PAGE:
Your Guide to Cleaning Scuba Gear with Vinegar

Your Guide to Cleaning Scuba Gear With Vinegar

*This post may contain affiliate links. As an Amazon Associate we earn from qualifying purchases.

Saltwater can corrode expensive scuba gear. That’s why divers need to know the basics of keeping their scuba equipment in tip-top shape.

More importantly, regular cleaning and maintenance of scuba gear are one of the best ways to ensure your safety underwater. The good news is that you probably already own the main cleaning ingredient: vinegar.

Cleaning scuba equipment with vinegar may be the old-school method, but it’s still considered the most efficient to this day.

So, stick around if you want to know more about scuba gear cleaning and maintenance.

The Benefits of Cleaning Scuba Gear With Vinegar

For scuba gear cleaning and maintenance, we choose white vinegar over commercial cleaning agents any day. Here’s why.


Vinegar is non-toxic, eco-friendly, and even edible.  You can use it freely without worrying about inhaling fumes or irritating your skin.

Another critical factor is that it’s not harmful to marine life. So, if any vinegar residue finds its way into the water, it won’t harm any creatures or underwater plants.

Anti-Bacterial Properties

Vinegar is probably the best all-natural cleaning agent. Not only because it’s affordable but also because of its antimicrobial properties.

It can clean up salt residue right after your dive, preventing mold and bacteria growth during storage. Vinegar can also help clean up existing mold on your scuba gear that may appear for any reason.

This can also be especially useful if you store your diving equipment for long periods.

Thorough Cleaning

You only need a 5% maximum of acetic acid solution to clean your scuba gear. Commercial white vinegar is already diluted at five to ten%, so it’s safe and quick to saturate it by adding a bit more water for a milder solution.

That way, it’s strong enough to thoroughly clean your kit but not too strong to corrode the surface of your equipment.

It can also remove oil and other grimy layers staining your equipment. So, if you’ve used scented cleaning solvents or soap to clean your gear before, you can trust vinegar to get rid of that as well.

The Science Behind Cleaning With Vinegar

Have you tried rinsing your scuba gear with just freshwater but still find salt stains when it dries up? That’s because water by itself isn’t enough. You need to add a bit of white vinegar to break down the salt.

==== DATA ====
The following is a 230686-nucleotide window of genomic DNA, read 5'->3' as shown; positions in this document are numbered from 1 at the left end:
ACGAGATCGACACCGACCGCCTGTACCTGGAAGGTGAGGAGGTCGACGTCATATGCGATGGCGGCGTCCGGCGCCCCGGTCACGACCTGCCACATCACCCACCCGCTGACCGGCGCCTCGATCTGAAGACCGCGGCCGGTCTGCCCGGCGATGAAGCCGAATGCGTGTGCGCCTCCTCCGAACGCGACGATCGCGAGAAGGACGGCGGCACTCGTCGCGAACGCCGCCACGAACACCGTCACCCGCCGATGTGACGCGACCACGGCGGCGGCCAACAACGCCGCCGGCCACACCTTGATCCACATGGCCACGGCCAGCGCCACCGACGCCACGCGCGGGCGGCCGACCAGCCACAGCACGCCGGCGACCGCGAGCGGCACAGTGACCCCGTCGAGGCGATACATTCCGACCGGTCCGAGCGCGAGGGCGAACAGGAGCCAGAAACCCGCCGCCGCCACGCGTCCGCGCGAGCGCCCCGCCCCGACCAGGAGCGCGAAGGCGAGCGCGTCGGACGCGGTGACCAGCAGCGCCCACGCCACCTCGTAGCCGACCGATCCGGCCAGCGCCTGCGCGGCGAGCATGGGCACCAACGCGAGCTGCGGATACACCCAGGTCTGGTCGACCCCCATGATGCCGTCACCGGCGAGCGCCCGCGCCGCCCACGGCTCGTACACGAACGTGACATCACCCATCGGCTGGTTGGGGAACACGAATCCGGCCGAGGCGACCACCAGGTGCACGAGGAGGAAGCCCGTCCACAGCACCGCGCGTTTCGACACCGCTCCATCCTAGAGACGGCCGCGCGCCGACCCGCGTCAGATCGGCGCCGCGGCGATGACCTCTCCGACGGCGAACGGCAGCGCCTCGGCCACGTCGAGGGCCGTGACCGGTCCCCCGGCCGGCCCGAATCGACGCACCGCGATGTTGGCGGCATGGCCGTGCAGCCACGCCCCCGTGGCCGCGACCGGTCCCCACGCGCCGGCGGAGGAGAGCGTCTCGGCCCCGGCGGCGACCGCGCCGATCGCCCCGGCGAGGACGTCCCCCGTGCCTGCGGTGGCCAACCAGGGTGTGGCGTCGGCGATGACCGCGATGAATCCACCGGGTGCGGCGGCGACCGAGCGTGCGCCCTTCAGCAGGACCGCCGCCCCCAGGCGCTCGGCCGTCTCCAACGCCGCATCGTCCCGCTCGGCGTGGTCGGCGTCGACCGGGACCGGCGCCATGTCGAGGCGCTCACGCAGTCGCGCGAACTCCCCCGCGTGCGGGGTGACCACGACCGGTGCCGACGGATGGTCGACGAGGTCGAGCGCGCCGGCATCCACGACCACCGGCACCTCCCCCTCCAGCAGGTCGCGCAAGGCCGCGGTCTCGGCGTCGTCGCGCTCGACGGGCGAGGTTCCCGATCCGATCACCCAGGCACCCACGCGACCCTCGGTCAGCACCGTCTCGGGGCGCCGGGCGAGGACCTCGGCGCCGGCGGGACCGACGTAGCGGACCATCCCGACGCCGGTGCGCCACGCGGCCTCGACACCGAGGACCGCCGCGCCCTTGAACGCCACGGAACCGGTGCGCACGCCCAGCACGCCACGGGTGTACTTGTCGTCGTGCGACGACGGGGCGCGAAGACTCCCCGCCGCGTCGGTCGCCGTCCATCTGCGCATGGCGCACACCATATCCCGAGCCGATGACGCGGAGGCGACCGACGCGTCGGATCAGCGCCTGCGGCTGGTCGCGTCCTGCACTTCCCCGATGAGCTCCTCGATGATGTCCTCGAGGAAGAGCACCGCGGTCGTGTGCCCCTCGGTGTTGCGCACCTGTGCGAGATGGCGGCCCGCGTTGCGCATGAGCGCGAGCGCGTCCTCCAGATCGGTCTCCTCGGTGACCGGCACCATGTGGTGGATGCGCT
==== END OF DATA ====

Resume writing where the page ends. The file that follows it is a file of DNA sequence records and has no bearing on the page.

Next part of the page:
The science behind this isn’t as complicated as you might think. Vinegar is diluted acetic acid, while salt is sodium chloride.

On contact, these compounds form sodium acetate, which is carbon dioxide in gaseous form, and water. Once you put your used gear in vinegar solution, the salt disintegrates and becomes less corrosive, allowing you to quickly rinse off your gear with plain water.

Also, you wouldn’t have to worry about the smell of vinegar. It doesn’t linger and evaporates as soon as your gear is completely dry.

How to Properly Clean Scuba Gear With Vinegar

Here are some ways to help prolong the life of your prized scuba diving gear. Take a look.

Step-By-Step Procedure

Any kind of vinegar should do the trick, but white vinegar is the most recommended. This is because it has the right amount of acetic acid that can dissolve mineral deposits, as well as remove grease and bacteria.

For Rinsing

This method is ideal immediately after your scuba diving activity.

  1. Prepare a 1:10 vinegar solution.
  2. After your dive, rinse your scuba gear with the vinegar solution to eliminate mineral deposits and dirt.
  3. Make sure to rinse before your gear dries up, as this would harden the salt and dirt, thus making it more difficult to remove.
  4. In case vinegar isn’t available, rinse off your gear with freshwater first to reduce salt and dirt buildup.
  5. Use vinegar later when it becomes available.

For Soaking

This method is recommended if vinegar isn’t available immediately after the dive and your gear has already dried up.

  1. Prepare a vinegar solution of 1:100.
  2. Soak your scuba gear in a basin with the vinegar solution for a few minutes.
  3. Move your equipment around in the basin to ensure that the vinegar makes its way even to the most difficult spots.